Fracturing Threads, Again

Keavy McFadden


Over two years after the formal close of my own participation in the course, I sit at my desk pouring over the material documents produced by the multiple iterations of Stories, Bodies, Movements, attempting to think about what my own contribution to this volume might look like. In returning to the course in the context of AGITATE!, I seek not to preserve the journey or archive the experience but rather to think about what it means politically, theoretically, conceptually to revisit and extend the work at the heart of Stories, Bodies, Movements. What is the afterlife of the embodied pedagogical commitment of the class? 

What follows is a delayed, postponed, but ever-fermenting reflection on the themes and divisions that sat at the core of our class. Thinking through my grandmother’s life and my own present grief surrounding her hospitalization and dementia diagnosis, I try to patiently, bravely, and belatedly offer vulnerability and rawness in the spirit of the class, and to bring that honesty and curiosity into new spaces and collectivities. This work and its inclusion in AGITATE! is one of the many ways that the Stories, Bodies, Movements class lives on, as I continue to grapple with the questions, frictions, and fault lines grown in that semester. The pedagogical space follows me, spills out beyond the confines of the classroom, full of textures and tensions that the formal remnants of the course elide. It picks up memories, particles, and pieces as it rolls, joining in with the questions that pool in me like water – how do I sit, truly and honestly, with the complex histories and violences I inhabit, and how do I learn to share the stories I carry with others from a place of respect, relationality, and trust, but without expectation?

Transit Lines

My grandmother is dying. The isolation of COVID-19 has accelerated her decline, but I noticed it far earlier from the way she started telling stories. My grandmother has always been famous for her routinely rehearsed tall tales, but this past year something changed. She started telling stories from times I’d never heard of before, pushing them out so quickly and steadily that it seemed like her very breath depended on it. I imagine that stories make her feel less alone, helping her stay connected. On our most recent phone call, she seamlessly drifted from the mundane of quarantine to memories from her early life. Mary sent over a paint-by-number to help me pass the time. I still need to get the paints, but it’s a beautiful landscape. It looks like there’s a river. I learned how to swim early on, I miss the water. That Mississippi raised me. You know, if you wanted to enjoy the summer, you had to know how to swim. I’ll get you a paint-by-number too, something different from a puzzle. To pass the time.

Where the Wisconsin River meets the Mississippi River

My grandmother grew up along a parcel of the Chicago, Milwaukee, and St. Paul Railroad corridor in southeastern Minnesota. Her father followed work and moved them every few months to another town between the Twin Cities and La Crosse until he eventually left the family and moved on alone. In her stories, my grandmother talks of childhood, her twin brothers who had died in their youth, her own struggles being poor and dyslexic at a time when girls like her would be held out of school and left to work on a farm. Language, reading, and writing are very important to my grandmother, and she made a life dedicated to sharing those pursuits. At age 9, after being kept from school because of her unhurried and sometimes futile attempts to grasp language and translate stories from her inner world out, my grandmother taught herself to read and write. She convinced her parents to allow her to attend school and, although they moved often and she never attended the same school for more than a semester, she went on to become a special education teacher. The stories of her journey, dotted by towns along the Mississippi, flow like a river themselves when we are together. Have I ever told you? I’m only a few credits away from a graduate degree myself. Although I didn’t have the luxuries like you, doing everything on the computer. No, I had to walk to the library every day to do my research. I remember the reams and reams of paper that I fed through the typewriter to finish my thesis. I would cut pieces out, rearrange and glue them together and back again until it was just right. I wish I still had that paper, I would read it again if I could. But it’s long gone.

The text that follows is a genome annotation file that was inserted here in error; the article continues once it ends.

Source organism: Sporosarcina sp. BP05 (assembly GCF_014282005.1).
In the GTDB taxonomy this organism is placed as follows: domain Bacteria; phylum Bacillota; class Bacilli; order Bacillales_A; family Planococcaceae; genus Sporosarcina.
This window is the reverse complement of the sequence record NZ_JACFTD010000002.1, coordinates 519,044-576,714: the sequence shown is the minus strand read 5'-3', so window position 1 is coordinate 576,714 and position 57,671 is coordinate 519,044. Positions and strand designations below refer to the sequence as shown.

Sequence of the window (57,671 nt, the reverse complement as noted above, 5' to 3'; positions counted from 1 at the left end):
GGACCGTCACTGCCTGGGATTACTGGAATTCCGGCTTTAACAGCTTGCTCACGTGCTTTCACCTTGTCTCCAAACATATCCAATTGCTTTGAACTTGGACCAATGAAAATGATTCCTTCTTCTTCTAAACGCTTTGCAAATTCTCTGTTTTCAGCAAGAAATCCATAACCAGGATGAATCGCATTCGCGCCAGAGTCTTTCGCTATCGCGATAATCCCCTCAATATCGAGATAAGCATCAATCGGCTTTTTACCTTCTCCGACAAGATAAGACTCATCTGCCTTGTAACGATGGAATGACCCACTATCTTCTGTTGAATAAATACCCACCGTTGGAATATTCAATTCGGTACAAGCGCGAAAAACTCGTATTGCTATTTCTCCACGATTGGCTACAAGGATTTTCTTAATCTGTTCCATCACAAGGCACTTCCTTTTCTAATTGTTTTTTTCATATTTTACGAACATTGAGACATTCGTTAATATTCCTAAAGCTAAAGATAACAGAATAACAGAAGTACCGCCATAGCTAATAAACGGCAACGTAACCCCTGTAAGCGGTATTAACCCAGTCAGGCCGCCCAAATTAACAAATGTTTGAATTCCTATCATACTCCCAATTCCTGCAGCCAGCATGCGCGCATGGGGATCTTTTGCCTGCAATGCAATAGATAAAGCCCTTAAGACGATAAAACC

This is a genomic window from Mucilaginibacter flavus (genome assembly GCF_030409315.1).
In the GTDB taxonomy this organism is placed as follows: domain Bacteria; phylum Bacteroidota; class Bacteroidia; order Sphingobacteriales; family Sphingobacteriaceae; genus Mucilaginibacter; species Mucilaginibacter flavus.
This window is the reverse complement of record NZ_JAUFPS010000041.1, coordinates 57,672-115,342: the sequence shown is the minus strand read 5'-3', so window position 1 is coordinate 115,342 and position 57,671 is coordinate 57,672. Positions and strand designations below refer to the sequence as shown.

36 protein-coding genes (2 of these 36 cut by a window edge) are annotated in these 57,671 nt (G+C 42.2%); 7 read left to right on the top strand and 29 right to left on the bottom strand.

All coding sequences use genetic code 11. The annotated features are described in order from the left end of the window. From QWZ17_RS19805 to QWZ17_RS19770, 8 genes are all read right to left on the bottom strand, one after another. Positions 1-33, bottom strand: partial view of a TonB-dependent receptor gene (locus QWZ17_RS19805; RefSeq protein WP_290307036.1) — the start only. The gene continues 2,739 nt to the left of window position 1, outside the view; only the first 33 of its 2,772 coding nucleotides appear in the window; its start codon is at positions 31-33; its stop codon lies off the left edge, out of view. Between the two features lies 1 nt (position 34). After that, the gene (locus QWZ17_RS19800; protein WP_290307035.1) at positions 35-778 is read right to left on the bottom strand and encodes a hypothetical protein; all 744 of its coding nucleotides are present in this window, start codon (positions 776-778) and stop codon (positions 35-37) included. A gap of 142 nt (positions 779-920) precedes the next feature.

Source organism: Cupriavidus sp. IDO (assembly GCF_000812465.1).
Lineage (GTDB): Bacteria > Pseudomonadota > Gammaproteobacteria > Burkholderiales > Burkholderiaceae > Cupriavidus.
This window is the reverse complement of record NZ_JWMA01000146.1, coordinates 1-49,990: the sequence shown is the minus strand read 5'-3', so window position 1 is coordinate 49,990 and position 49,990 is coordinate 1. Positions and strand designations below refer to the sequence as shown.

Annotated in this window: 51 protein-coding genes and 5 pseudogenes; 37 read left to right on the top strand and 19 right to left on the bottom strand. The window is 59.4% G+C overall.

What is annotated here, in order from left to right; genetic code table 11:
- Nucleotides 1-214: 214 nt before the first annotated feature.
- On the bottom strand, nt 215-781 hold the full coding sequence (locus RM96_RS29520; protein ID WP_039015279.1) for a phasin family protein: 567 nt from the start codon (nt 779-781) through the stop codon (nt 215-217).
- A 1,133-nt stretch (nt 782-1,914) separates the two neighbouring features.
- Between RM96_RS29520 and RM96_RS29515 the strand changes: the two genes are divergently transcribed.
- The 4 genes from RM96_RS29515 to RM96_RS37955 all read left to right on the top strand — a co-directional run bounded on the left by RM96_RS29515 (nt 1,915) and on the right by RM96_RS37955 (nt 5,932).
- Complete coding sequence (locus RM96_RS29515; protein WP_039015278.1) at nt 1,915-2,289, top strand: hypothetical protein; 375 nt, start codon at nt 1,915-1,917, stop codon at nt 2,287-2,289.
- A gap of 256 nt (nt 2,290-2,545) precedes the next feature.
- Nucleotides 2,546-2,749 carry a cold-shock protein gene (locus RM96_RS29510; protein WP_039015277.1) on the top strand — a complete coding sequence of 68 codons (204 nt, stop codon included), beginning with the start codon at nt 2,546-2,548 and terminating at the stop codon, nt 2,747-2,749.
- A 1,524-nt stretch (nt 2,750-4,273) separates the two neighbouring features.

My grandmother moved to Milwaukee where she met my grandfather and taught in the high school that both my parents eventually attended and where my other grandparents also worked as teachers. I remember the first time I learned that other people’s grandparents weren’t necessarily friends, that they had two or more separate Christmases and holidays with different branches of their families in different places. It baffled me to imagine two grandmothers that didn’t open their stories and tables and laughter to one another. My grandmothers loved each other dearly, like sisters. My parents met and fell in love when they were 15, helping to facilitate the closeness between my grandparents, but it wasn’t just them. My aunts and uncles also married the children of people that my grandparents had known most of their adult lives, so everyone in that generation is full of stories of how they all were when they were young. These familial intimacies that root us in place are defined by the landscapes that knit together the Twin Cities, the Mississippi and Wisconsin Rivers, Madison, Milwaukee, and Chicago. I, too, have lived my life in this midwestern stretch, with only a brief float down the Mississippi to New Orleans. Same veins but a different kind of water.